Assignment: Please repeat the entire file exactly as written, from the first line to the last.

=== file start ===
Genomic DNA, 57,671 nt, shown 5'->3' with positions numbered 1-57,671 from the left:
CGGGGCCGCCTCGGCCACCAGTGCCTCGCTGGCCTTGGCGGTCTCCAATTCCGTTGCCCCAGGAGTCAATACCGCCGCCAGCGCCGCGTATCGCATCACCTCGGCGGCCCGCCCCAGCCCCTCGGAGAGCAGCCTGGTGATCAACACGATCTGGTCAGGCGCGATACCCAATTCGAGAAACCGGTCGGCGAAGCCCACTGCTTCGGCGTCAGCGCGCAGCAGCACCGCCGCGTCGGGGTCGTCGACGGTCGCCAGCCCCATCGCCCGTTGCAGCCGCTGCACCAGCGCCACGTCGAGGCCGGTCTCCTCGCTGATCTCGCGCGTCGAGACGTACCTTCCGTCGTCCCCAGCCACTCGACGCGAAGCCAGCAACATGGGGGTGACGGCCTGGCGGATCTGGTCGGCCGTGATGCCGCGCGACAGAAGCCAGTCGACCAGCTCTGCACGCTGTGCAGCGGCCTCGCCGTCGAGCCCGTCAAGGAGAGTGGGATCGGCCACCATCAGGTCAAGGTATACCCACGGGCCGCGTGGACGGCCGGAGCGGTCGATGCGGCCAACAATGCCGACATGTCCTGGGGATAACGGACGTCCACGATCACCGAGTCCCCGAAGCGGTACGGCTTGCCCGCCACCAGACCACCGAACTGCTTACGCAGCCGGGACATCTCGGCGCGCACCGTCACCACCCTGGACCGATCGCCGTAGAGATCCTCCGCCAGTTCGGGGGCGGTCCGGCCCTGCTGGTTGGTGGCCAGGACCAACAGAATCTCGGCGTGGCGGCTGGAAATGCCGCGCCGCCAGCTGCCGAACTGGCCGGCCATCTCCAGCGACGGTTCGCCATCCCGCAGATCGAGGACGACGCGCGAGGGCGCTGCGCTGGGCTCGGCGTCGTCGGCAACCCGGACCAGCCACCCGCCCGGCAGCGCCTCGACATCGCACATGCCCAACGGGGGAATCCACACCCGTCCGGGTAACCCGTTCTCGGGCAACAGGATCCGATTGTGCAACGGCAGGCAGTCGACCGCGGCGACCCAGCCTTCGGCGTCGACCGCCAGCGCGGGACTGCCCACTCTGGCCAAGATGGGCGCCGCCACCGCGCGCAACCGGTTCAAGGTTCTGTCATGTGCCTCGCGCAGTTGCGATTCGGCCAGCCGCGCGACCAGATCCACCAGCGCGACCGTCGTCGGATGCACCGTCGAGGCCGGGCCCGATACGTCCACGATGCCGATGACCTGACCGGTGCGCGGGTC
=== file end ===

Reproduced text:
Genomic DNA, 57,671 nt, shown 5'->3' with positions numbered 1-57,671 from the left:
CGGGGCCGCCTCGGCCACCAGTGCCTCGCTGGCCTTGGCGGTCTCCAATTCCGTTGCCCCAGGAGTCAATACCGCCGCCAGCGCCGCGTATCGCATCACCTCGGCGGCCCGCCCCAGCCCCTCGGAGAGCAGCCTGGTGATCAACACGATCTGGTCAGGCGCGATACCCAATTCGAGAAACCGGTCGGCGAAGCCCACTGCTTCGGCGTCAGCGCGCAGCAGCACCGCCGCGTCGGGGTCGTCGACGGTCGCCAGCCCCATCGCCCGTTGCAGCCGCTGCACCAGCGCCACGTCGAGGCCGGTCTCCTCGCTGATCTCGCGCGTCGAGACGTACCTTCCGTCGTCCCCAGCCACTCGACGCGAAGCCAGCAACATGGGGGTGACGGCCTGGCGGATCTGGTCGGCCGTGATGCCGCGCGACAGAAGCCAGTCGACCAGCTCTGCACGCTGTGCAGCGGCCTCGCCGTCGAGCCCGTCAAGGAGAGTGGGATCGGCCACCATCAGGTCAAGGTATACCCACGGGCCGCGTGGACGGCCGGAGCGGTCGATGCGGCCAACAATGCCGACATGTCCTGGGGATAACGGACGTCCACGATCACCGAGTCCCCGAAGCGGTACGGCTTGCCCGCCACCAGACCACCGAACTGCTTACGCAGCCGGGACATCTCGGCGCGCACCGTCACCACCCTGGACCGATCGCCGTAGAGATCCTCCGCCAGTTCGGGGGCGGTCCGGCCCTGCTGGTTGGTGGCCAGGACCAACAGAATCTCGGCGTGGCGGCTGGAAATGCCGCGCCGCCAGCTGCCGAACTGGCCGGCCATCTCCAGCGACGGTTCGCCATCCCGCAGATCGAGGACGACGCGCGAGGGCGCTGCGCTGGGCTCGGCGTCGTCGGCAACCCGGACCAGCCACCCGCCCGGCAGCGCCTCGACATCGCACATGCCCAACGGGGGAATCCACACCCGTCCGGGTAACCCGTTCTCGGGCAACAGGATCCGATTGTGCAACGGCAGGCAGTCGACCGCGGCGACCCAGCCTTCGGCGTCGACCGCCAGCGCGGGACTGCCCACTCTGGCCAAGATGGGCGCCGCCACCGCGCGCAACCGGTTCAAGGTTCTGTCATGTGCCTCGCGCAGTTGCGATTCGGCCAGCCGCGCGACCAGATCCACCAGCGCGACCGTCGTCGGATGCACCGTCGAGGCCGGGCCCGATACGTCCACGATGCCGATGACCTGACCGGTGCGCGGGTC